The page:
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Everything posted by BreathofLife

  1. Of course a fraudulent person can't be happy. They have to live with the fear that every time they defraud someone they could be caught. They have to constantly try to come up with new ways of taking the unearned and getting away with it. This is all aside from the fact that the criminal is robbing themselves of the pride of sustaining their own existence and being independent. All of that right there is enough for me to say "That's not going to make me happy" and this should be true for any other human in their right mind.
  2. Either way it's conserved and that was my point. Thank you, though. It's been a while since my last physics class. I just started taking it again this quarter. In the fall it's on to engineering (calculus based) physics. I will probably love it and drive myself completely nuts with it
  3. In order convince people to be for capitalism, they MUST realize the benefits of sustaining their own existence. They must learn the meaning of pride and the meaning of the concept earn.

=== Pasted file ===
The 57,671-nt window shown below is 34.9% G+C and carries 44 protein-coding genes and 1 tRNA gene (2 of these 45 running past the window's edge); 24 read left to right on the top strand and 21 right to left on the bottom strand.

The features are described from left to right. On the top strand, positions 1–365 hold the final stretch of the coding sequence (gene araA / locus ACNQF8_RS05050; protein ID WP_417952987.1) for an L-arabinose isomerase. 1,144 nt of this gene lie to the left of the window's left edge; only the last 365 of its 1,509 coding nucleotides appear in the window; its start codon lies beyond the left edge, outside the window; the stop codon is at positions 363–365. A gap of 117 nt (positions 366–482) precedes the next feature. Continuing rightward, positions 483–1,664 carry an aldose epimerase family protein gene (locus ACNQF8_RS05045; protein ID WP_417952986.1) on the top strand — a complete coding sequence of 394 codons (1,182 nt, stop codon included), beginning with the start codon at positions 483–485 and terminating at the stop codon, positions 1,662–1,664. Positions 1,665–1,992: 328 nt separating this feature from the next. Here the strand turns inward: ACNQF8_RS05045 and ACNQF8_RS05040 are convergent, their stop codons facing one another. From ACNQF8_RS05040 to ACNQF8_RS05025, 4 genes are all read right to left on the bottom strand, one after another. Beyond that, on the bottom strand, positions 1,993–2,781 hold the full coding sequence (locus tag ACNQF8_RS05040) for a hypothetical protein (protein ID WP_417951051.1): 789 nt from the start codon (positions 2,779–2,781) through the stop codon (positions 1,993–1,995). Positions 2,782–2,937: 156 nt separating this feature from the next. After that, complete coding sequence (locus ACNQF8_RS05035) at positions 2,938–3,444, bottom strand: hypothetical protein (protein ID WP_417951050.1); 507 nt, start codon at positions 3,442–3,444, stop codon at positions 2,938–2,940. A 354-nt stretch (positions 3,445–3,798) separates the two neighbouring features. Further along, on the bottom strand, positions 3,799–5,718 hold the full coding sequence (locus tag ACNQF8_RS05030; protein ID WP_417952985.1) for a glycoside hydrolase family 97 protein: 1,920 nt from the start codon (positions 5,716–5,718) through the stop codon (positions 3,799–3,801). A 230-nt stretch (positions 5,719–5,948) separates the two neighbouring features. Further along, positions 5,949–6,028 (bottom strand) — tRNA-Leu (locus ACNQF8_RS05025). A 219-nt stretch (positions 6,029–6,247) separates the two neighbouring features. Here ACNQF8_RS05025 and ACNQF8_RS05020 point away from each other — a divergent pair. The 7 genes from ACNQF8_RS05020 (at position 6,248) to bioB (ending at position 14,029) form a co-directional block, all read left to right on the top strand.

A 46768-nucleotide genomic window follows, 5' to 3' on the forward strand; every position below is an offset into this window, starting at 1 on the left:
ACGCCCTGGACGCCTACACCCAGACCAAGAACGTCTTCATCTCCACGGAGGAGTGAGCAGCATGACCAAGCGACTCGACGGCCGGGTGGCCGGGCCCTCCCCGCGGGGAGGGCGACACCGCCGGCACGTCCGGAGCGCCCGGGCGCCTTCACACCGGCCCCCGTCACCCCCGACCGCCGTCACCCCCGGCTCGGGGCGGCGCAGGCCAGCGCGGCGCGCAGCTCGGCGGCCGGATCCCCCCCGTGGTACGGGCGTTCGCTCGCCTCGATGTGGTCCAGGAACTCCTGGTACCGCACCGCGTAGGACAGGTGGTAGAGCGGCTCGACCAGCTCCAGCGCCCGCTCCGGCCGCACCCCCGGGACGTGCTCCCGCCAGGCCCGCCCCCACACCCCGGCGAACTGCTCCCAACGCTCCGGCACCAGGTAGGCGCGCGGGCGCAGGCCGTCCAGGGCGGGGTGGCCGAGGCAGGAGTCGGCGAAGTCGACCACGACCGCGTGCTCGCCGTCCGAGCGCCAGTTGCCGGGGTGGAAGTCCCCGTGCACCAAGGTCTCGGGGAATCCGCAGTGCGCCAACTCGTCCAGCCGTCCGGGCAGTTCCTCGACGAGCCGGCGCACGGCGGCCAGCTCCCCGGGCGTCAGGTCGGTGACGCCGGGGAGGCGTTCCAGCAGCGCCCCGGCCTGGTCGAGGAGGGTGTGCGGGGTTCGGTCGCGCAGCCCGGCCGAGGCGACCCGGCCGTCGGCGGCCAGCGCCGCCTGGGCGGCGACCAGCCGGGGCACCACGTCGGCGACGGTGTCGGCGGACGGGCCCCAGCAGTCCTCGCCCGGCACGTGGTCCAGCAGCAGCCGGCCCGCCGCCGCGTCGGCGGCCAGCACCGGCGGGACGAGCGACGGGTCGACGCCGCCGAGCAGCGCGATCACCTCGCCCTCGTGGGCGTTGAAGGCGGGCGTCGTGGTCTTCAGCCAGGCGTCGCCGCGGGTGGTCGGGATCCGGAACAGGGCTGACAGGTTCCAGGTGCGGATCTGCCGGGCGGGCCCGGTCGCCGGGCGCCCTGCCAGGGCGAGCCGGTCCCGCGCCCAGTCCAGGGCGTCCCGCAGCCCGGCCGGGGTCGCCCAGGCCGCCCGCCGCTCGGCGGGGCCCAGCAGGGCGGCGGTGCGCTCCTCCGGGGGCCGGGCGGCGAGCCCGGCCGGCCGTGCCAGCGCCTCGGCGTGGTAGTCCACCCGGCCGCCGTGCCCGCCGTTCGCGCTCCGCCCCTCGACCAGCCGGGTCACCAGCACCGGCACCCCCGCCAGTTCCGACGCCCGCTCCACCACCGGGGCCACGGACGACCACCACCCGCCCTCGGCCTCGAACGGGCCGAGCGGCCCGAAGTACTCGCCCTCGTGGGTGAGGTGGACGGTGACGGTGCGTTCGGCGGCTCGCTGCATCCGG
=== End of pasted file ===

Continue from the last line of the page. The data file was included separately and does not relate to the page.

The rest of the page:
4. **Disclaimer: I have only read the original post, didn't have the time to read all the others.** That being said, have you ever heard the phrase "Man looked to the sky for a God and found himself?" (or something along those lines). Do you really think about a God that created all of this or are you merely thinking about yourself, what you want to be, and of existence. Or the other possibility in this situation is that you could be picturing in your mind as God, what actually in reality you understand to be the "benevolent universe" of existence (benevolent in this context is means that it does not act against you). Just think about what it would actually take for a God to exist. Most religious people think of this omniscient, omnibenevolent, omnipotent being that is eternal. Ask yourself, in all of your experience of existence, have you ever experienced anything to lead you to believe that such a being is possible? The issue here is what Rand called Primacy of existence vs. Primacy of conciousness. You cannot have a conciousness without existence, therefore existence HAS to come first. Try to imagine an all powerful being who existed in non-existence and created existence out of non-existence. Not working? because it's riddled with contradictions. You cannot have an all powerful being that created existence because no conciousness has the power to create or destroy the existence of matter. In physics this is known as the law of conservation of matter. If you have any doubts about this let me clarify with an example: You can kill a man. His conciousness ceases to exist, but not because you simply wiped it out of existence but because you rearranged the necessary matter and chemicals that resulted in his conciousness into an arrangement that no longer works. You can change matter into an amazing array of different formations but you cannot destroy or create it. It simply is. The only thing concious beings have the power to create or destroy is a particular arrangement of matter that often results in something: ie a table or a human or a dog. The reason I use these examples is because once you combine what you feel (most likely about yourself) and identify it's cause and then destroy the contradiction in your mind (God) that you attribute that feeling to, it may help to clear things up.